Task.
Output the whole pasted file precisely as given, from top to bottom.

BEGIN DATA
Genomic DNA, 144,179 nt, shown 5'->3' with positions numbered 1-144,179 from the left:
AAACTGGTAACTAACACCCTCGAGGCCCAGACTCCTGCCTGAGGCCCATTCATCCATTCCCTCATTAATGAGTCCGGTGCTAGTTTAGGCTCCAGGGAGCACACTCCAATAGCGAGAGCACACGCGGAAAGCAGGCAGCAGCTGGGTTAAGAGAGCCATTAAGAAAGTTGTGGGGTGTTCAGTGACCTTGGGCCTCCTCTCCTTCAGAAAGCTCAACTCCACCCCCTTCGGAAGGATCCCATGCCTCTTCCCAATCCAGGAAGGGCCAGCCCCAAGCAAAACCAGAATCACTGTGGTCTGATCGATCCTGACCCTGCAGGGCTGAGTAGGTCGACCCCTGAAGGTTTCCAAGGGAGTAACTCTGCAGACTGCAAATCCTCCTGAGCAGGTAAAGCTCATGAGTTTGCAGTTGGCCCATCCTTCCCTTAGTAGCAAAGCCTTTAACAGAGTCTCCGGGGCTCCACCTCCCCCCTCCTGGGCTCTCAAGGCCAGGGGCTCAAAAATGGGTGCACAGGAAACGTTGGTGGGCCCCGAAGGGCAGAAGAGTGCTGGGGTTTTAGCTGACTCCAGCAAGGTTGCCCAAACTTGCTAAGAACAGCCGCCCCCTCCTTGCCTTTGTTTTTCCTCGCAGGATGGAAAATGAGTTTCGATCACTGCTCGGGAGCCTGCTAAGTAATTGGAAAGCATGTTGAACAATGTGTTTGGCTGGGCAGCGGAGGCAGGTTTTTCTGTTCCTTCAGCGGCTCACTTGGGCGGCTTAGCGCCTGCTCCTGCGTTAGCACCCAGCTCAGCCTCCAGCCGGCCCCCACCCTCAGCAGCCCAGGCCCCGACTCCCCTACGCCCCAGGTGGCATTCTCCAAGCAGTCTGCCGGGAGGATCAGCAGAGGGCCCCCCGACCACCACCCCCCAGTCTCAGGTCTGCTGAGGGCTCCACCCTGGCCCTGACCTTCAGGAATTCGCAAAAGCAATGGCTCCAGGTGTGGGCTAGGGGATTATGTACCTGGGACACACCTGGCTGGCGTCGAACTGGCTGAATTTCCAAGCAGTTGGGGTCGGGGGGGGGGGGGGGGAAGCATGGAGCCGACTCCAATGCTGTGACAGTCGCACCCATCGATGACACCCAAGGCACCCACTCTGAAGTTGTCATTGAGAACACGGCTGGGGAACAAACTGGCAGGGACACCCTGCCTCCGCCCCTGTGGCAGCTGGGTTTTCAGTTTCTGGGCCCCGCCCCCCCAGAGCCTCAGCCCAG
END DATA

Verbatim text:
Genomic DNA, 144,179 nt, shown 5'->3' with positions numbered 1-144,179 from the left:
AAACTGGTAACTAACACCCTCGAGGCCCAGACTCCTGCCTGAGGCCCATTCATCCATTCCCTCATTAATGAGTCCGGTGCTAGTTTAGGCTCCAGGGAGCACACTCCAATAGCGAGAGCACACGCGGAAAGCAGGCAGCAGCTGGGTTAAGAGAGCCATTAAGAAAGTTGTGGGGTGTTCAGTGACCTTGGGCCTCCTCTCCTTCAGAAAGCTCAACTCCACCCCCTTCGGAAGGATCCCATGCCTCTTCCCAATCCAGGAAGGGCCAGCCCCAAGCAAAACCAGAATCACTGTGGTCTGATCGATCCTGACCCTGCAGGGCTGAGTAGGTCGACCCCTGAAGGTTTCCAAGGGAGTAACTCTGCAGACTGCAAATCCTCCTGAGCAGGTAAAGCTCATGAGTTTGCAGTTGGCCCATCCTTCCCTTAGTAGCAAAGCCTTTAACAGAGTCTCCGGGGCTCCACCTCCCCCCTCCTGGGCTCTCAAGGCCAGGGGCTCAAAAATGGGTGCACAGGAAACGTTGGTGGGCCCCGAAGGGCAGAAGAGTGCTGGGGTTTTAGCTGACTCCAGCAAGGTTGCCCAAACTTGCTAAGAACAGCCGCCCCCTCCTTGCCTTTGTTTTTCCTCGCAGGATGGAAAATGAGTTTCGATCACTGCTCGGGAGCCTGCTAAGTAATTGGAAAGCATGTTGAACAATGTGTTTGGCTGGGCAGCGGAGGCAGGTTTTTCTGTTCCTTCAGCGGCTCACTTGGGCGGCTTAGCGCCTGCTCCTGCGTTAGCACCCAGCTCAGCCTCCAGCCGGCCCCCACCCTCAGCAGCCCAGGCCCCGACTCCCCTACGCCCCAGGTGGCATTCTCCAAGCAGTCTGCCGGGAGGATCAGCAGAGGGCCCCCCGACCACCACCCCCCAGTCTCAGGTCTGCTGAGGGCTCCACCCTGGCCCTGACCTTCAGGAATTCGCAAAAGCAATGGCTCCAGGTGTGGGCTAGGGGATTATGTACCTGGGACACACCTGGCTGGCGTCGAACTGGCTGAATTTCCAAGCAGTTGGGGTCGGGGGGGGGGGGGGGGAAGCATGGAGCCGACTCCAATGCTGTGACAGTCGCACCCATCGATGACACCCAAGGCACCCACTCTGAAGTTGTCATTGAGAACACGGCTGGGGAACAAACTGGCAGGGACACCCTGCCTCCGCCCCTGTGGCAGCTGGGTTTTCAGTTTCTGGGCCCCGCCCCCCCAGAGCCTCAGCCCAG